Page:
L’haricot rouge. Red beans are super easy to make and good for their proteins, so I’ve been making this about once per week. You have to soak the beans for a night and cook them for hours, but other than preparation it’s really easy to make. I add tomatoes and onions and garlic, and sometimes piment…I’m told that they are almost like the beans that Cameroonians make. So that’s the last time I serve something I make to my neighbor! No, kidding, he is a good taste tester, and encourages me to keep working at my cooking skills. Everyone know that I’m a debutant!

Achou. Oh god this is good, from the Anglophone region in the Northwest, a little weird but now I’m used to the funny texture that sticks to my fingers, before dipping it into a spicy yellow sauce and then eating it. It’s really fun to eat with your hands, I have found!

Even though Cameroonians don’t so much I eat salads frequently. I can easily find tomatoes, salad, cucumber and make my own vinaigrette.

Fruits come in seasons. There are usually bananas, avocados and mandarins. Mangoes are hard to find now, but coconuts are in the market now! I bought one yesterday just to buy one; now I will have to figure out how to crack it!

A world full of feeling makes it impossible. -Bradford Melius, PCV

Days like this I don’t want to give up to tomorrow, because everything could change by then. When the weeks start to run together and all you have to divide the chapters of time are your emotions that turn about, one way or another, up or down, you try your best to cling on to the good ones. There is a fine line between the focus on what you are accomplishing and what seems unfixable here. My life is a constant evaluation of what I am able to give of myself, and what I am not able to give of myself. It is a line between inevitable guilt and grand purpose.

A cultural assembly took place at my school today, where all of the school clubs presented themselves, including my English Club. It would have normally become a very long day -until the food and drinks were brought out- but I spent some time with Sintia, my counterpart- my fellow female English teacher, who is Anglophone and voluntarily single, which are all aspects I absolutely love about her. In fact, I don’t know that I even know of any men that would be able to open their hearts up as wide as hers seems to be; I was comfortably pleased with our friendship when she paid for a taxi ride home when I did not have change, and then called me (which is more expensive than a text) just to make sure that I arrived home safely. It feels so much sometimes as if everyone who befriends me expects so much from me, that it becomes me doing all the giving and them all the taking. I am definitely more aware and cautious of others that approach me in my current situation. So it’s extremely nice when you find those few that take you for who you are and have a desire to give to you, too.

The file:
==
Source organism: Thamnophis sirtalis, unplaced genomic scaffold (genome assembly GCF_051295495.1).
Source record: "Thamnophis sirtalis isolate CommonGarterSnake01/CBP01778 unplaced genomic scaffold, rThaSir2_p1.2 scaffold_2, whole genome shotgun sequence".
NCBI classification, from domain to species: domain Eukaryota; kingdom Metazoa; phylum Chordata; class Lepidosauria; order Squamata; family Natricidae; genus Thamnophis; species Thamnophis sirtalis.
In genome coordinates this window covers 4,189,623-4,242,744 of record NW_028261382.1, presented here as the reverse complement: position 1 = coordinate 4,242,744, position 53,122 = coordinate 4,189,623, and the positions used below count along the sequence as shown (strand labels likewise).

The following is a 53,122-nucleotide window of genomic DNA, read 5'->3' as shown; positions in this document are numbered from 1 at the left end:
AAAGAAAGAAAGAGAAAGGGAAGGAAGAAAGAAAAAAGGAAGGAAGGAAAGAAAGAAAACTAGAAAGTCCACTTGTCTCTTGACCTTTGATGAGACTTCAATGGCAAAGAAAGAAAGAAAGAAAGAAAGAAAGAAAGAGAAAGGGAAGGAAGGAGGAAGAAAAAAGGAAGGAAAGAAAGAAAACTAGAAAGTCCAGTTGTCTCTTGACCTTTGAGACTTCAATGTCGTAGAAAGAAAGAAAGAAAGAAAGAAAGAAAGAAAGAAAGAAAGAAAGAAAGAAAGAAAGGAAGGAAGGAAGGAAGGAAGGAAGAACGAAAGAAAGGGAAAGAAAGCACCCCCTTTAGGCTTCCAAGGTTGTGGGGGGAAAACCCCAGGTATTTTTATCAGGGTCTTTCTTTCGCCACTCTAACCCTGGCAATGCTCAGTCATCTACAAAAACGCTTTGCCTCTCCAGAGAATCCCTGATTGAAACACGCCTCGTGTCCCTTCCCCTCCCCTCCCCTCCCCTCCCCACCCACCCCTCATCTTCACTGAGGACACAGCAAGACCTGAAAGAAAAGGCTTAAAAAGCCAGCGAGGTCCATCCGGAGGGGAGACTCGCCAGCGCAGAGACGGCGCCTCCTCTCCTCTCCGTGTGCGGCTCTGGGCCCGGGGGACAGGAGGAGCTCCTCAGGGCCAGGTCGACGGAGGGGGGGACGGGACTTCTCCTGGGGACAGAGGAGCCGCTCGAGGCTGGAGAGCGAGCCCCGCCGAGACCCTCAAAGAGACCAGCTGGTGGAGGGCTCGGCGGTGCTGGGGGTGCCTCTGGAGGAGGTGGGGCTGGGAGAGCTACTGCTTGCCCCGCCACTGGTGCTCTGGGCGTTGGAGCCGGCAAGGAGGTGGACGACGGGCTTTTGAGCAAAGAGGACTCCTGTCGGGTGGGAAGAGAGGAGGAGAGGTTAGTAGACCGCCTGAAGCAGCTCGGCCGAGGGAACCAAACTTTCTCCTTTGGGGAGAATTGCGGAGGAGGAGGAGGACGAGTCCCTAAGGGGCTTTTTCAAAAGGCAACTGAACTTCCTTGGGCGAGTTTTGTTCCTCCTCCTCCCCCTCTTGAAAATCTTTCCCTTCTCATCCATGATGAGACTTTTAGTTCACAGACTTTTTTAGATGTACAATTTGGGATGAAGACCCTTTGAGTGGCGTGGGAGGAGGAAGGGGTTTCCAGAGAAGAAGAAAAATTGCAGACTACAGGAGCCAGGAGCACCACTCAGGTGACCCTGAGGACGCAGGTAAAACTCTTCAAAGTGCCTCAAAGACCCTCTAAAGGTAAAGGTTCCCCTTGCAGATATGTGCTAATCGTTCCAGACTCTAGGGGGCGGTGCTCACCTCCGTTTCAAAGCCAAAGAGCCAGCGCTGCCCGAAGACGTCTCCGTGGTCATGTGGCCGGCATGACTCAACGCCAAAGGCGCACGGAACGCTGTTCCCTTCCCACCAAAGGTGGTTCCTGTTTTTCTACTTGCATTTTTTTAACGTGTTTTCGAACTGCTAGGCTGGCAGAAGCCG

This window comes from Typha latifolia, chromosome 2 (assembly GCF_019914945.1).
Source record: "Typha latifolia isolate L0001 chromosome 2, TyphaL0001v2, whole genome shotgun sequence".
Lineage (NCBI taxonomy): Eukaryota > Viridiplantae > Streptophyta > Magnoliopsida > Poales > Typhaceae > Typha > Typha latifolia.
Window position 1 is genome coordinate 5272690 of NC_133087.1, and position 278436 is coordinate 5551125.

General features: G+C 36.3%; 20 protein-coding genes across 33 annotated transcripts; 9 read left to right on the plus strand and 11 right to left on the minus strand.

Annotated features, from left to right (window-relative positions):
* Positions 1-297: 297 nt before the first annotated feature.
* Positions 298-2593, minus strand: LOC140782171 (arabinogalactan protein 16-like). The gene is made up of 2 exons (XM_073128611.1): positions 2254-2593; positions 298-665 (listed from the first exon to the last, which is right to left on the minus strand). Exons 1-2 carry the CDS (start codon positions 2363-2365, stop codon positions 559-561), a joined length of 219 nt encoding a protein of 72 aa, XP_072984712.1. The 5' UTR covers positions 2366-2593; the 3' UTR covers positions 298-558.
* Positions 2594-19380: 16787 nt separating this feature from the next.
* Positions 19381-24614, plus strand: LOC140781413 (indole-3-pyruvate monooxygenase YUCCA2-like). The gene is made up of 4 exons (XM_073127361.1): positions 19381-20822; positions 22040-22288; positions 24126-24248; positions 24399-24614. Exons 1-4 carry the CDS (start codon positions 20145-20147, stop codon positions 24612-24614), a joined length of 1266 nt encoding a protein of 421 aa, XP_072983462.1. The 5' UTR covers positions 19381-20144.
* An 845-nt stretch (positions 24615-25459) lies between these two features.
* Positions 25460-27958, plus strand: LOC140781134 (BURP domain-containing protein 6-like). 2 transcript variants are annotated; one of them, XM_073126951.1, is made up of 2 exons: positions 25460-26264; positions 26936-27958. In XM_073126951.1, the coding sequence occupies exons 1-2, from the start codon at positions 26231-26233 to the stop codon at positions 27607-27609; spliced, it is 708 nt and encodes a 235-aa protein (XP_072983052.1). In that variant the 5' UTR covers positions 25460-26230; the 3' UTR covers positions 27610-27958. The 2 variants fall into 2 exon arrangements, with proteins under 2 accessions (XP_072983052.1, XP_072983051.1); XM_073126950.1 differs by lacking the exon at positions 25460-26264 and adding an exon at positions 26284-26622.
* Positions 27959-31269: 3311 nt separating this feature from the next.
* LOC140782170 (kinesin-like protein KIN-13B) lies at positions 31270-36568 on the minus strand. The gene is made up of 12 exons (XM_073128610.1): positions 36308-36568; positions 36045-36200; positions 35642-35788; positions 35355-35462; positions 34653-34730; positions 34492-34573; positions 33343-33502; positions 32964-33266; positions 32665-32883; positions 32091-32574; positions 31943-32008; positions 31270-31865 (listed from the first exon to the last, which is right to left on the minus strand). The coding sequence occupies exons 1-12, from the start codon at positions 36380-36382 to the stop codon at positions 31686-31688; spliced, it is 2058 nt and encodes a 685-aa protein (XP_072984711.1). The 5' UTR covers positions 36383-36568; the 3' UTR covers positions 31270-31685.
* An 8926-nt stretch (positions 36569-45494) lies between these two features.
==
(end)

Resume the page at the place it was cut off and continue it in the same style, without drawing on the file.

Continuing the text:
Before the cultural assembly, I was urged to take on three additional hours of teaching for another class. Three hours in addition to what I’m already struggling with, and soon to be having secondary projects to work on. When I said no, I was told that I should re-think about it…but I also was given a large guilt trip about being the last hope, with such a need for teachers and with all of the struggles that we face here in Africa. I should not have had to negotiate my sanity with him, but there I was explaining why I could not volunteer myself more. Yune once told me, “We are volunteers, not slaves…don’t let anyone make you do anything you don’t want to do”, and I think I needed someone to say it out loud so that the thought would come to me in times like these.

After the assembly, I went en ville and Sintia helped me get my wicker cane furniture into a taxi. When I arrived back to village, there were six petits waiting to run up to the taxi and carry the furniture inside. Each one of them anxiously wanted to work for me, pointing out everything in the house that was unclean and disorderly. I didn’t mind much because I knew they were right. So I found myself giggling as I looked around and saw six children perfectly content to wash the floors, wash laundry, clean dishes and take the trash out. I asked my landlady at the boutique in front of my house, is this normal? She responded with a question: “They would be there with you, wouldn’t they?” And so that is how I gained six little friends, and my very own personal care takers. I even got some grading finished while they were here, cooking beans and rice (the beans were a gift from one student). My house now smells of rice- a sweet, homey, aroma that I always associate with the Abrils’. I’m reminded that if you embrace the community, they will embrace you back…or that if you just come to your door, there is usually someone there that would like to come in….and no matter how I’m feeling, it could be the best thing sometimes just to open it up wide and see what happens, because feelings change.

Education is freedom; it’s the only way out. -Oprah Winfrey